Ophthalmologist Saint Gabriel Hospital has an Ophthalmologist on staff on Fridays at 2:00 pm. What is an ophthalmologist?

What is an ophthalmologist?

An ophthalmologist – Eye M.D. – is a medical or osteopathic doctor who specializes in eye and vision care. Ophthalmologists are specially trained to provide the full spectrum of eye care, from prescribing glasses and contact lenses to complex and delicate eye surgery. Many ophthalmologists are also involved in scientific research into the causes and cures for eye diseases and vision problems.

When should I see an ophthalmologist?

You should have your eyes examined by an ophthalmologist if you have any of these signs or risk factors for eye disease:

  • decreased vision, even if temporary;
  • distorted vision;
  • new floaters (black “strings” or specks in
    the vision) and/or flashes of light;
  • a curtain or veil blocking vision;
  • haloes (colored circles around lights);
  • an eye injury or eye pain;
  • red eye;
  • bulging of one or both eyes;
  • misaligned eyes;
  • double vision;
  • loss of peripheral (side) vision;
  • high blood pressure
  • diabetes mellitus;
  • AIDS;
  • thyroid disease-related eye problems
    (Graves’ disease);
  • a family history of eye disease;
  • excess tearing;
  • eyelid abnormalities;

Based on the examination, your ophthalmologist will let you know how often to return for follow-up exams.

Because of an increased risk for glaucoma, people of African or Hispanic descent should see an ophthalmologist even if they have no other signs of or risk factors for eye disease. Your ophthalmologist will let you know how often to return for follow-up exams.

You should also see an ophthalmologist if your primary care provider or optometrist refers you to one.

When you have no particular problems or risk factors, recommended intervals for eye exams are:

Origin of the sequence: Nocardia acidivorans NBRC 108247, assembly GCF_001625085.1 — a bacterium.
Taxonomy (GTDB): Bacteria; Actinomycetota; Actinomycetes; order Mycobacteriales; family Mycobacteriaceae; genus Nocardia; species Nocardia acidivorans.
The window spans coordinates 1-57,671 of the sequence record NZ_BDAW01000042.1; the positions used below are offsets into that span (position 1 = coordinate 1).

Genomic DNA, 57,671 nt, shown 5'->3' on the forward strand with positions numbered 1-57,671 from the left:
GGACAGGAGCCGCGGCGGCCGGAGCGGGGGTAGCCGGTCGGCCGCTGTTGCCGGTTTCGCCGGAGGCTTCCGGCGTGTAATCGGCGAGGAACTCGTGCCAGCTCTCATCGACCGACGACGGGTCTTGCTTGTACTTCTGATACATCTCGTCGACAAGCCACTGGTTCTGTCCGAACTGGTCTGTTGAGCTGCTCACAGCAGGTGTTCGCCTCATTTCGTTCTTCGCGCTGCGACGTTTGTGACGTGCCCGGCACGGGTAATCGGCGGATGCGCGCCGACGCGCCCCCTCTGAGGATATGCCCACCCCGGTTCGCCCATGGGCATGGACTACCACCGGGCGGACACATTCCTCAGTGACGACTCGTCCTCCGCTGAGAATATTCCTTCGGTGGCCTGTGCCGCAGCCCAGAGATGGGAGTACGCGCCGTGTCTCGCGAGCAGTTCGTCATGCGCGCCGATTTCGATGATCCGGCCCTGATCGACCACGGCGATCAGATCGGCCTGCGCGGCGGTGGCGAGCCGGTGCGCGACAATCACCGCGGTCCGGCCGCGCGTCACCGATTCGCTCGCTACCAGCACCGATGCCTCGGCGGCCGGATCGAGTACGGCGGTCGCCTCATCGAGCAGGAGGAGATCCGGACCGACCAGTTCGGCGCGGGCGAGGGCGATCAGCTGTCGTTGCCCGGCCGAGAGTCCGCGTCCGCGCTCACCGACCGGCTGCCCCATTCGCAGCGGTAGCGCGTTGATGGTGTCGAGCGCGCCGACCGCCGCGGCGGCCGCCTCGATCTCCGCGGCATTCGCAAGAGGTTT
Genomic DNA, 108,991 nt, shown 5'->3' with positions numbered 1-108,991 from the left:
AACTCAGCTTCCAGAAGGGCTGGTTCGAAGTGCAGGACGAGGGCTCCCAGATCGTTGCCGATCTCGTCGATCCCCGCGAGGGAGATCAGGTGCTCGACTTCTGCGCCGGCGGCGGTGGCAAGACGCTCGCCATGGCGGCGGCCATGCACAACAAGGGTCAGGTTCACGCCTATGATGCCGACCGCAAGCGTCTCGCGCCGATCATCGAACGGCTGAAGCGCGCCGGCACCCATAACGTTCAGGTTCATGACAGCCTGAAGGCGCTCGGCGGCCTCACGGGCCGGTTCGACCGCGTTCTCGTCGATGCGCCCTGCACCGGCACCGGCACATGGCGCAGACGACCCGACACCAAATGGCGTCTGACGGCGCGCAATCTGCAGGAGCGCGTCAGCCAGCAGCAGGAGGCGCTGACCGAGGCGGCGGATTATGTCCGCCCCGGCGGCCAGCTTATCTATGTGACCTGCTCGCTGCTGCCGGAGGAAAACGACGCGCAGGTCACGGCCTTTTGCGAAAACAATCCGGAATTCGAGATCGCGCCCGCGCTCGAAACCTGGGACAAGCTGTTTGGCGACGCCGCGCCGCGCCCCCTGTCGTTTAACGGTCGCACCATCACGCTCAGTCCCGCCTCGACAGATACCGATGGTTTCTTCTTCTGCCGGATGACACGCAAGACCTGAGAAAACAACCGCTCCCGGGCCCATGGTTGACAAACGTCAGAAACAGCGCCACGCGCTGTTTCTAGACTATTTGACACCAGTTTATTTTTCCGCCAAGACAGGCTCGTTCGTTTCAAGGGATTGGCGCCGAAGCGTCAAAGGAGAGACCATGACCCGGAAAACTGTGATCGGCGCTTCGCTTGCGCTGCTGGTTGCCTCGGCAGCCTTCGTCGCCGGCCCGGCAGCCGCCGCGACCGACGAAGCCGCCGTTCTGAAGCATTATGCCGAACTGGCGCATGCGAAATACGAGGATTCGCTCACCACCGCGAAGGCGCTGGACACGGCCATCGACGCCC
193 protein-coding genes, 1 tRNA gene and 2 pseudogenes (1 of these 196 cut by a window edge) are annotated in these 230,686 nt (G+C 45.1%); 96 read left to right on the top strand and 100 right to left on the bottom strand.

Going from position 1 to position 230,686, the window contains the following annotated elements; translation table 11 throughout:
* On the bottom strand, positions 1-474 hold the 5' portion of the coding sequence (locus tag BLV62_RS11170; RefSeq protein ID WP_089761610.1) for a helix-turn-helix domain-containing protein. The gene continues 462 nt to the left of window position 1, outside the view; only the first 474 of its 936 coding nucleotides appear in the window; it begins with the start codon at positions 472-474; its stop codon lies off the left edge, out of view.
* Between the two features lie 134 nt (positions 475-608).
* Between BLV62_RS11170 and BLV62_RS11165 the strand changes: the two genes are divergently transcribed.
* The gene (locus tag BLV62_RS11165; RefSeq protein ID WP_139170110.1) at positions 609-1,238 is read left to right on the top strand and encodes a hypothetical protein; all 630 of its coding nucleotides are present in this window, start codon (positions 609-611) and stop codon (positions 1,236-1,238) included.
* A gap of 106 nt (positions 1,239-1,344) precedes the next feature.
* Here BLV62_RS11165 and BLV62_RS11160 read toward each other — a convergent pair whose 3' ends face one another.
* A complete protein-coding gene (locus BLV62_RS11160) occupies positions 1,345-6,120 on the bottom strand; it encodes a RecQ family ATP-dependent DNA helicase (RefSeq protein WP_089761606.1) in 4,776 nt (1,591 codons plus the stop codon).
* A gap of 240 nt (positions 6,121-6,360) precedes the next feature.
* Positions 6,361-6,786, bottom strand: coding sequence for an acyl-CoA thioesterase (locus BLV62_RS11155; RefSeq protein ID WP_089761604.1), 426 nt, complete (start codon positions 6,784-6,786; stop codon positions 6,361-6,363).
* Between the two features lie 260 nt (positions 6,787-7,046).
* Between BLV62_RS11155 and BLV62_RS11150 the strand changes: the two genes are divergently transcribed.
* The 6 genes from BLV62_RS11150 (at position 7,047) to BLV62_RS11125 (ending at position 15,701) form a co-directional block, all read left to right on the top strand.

Newborn, pre-school and pre-teen: Eye exams should be given by a pediatrician, family doctor or ophthalmologist at the following intervals:

  • newborn to 3 months
  • 6 months to 1 year
  • 3 years old
  • 5 years old
  • later as needed

Adults 20 to 64 years of age: Adults with no signs or risk factors for eye disease should get an eye disease screening at age 40—the time when early signs of disease and changes in vision may start to happen. Based on the results of the initial screening, your ophthalmologist will let you know how often to return for follow-up exams.

Adults 65 years or older: Every one to two years, as recommended by your ophthalmologist.

What happens during an eye examination?

Your ophthalmologist and his or her assistants ask about your current symptoms and review your medical history. Eye drops to dilate your eyes may or may not be used during the exam. The examination typically evaluates:

  • visual acuity;
  • need for eyeglasses or contact lenses (refraction);
  • eyelid health and function;
  • coordination of eye muscles;
  • pupil response to light;
  • side (peripheral) vision;
  • intraocular pressure (pressure inside
    the eye);
  • the anterior segment in the eye (the area
    in front of the lens, including the cornea
    and iris);
  • the interior and back of the eye.

What treatments are available for my eyes?

Your ophthalmologist will discuss the results of your eye examination with you. If your eyes are healthy, you may need only eyeglasses or contact lenses to correct your vision. Or you may not need any vision correction at all.

Some eye diseases are treated with medication, such as eye drops or pills. Other diseases may require laser surgery or other surgical procedures.

Your ophthalmologist can provide you with the treatment you need or, in some cases, may refer you to a subspecialist.

Some eye conditions cannot be cured. Nevertheless, your ophthalmologist can offer counseling and support while monitoring your condition.

Good medical care is based on a cooperative relationship between you and your doctor.

You should trust your ophthalmologist to give you accurate information about your eye problem and tell you about the risks and benefits of treatment options. You should also trust your ophthalmologist to keep your personal information confidential and to provide care with courtesy and respect. Your role in this cooperative relationship is to ask your ophthalmologist questions about your problem and treatment options and tell him or her about any other health factors that may affect your condition.

Loss of sight can be prevented!

Many eye diseases do not cause symptoms for months or years. Therefore, regular visits to your ophthalmologist are as important as regular visits to your family physician. In many cases, early treatment of glaucoma, diabetic eye disease, crossed eyes and some forms of macular degeneration can prevent loss of sight and even blindness.

Together, you and your ophthalmologist can work toward the goal of protecting your sight through early diagnosis and treatment of eye conditions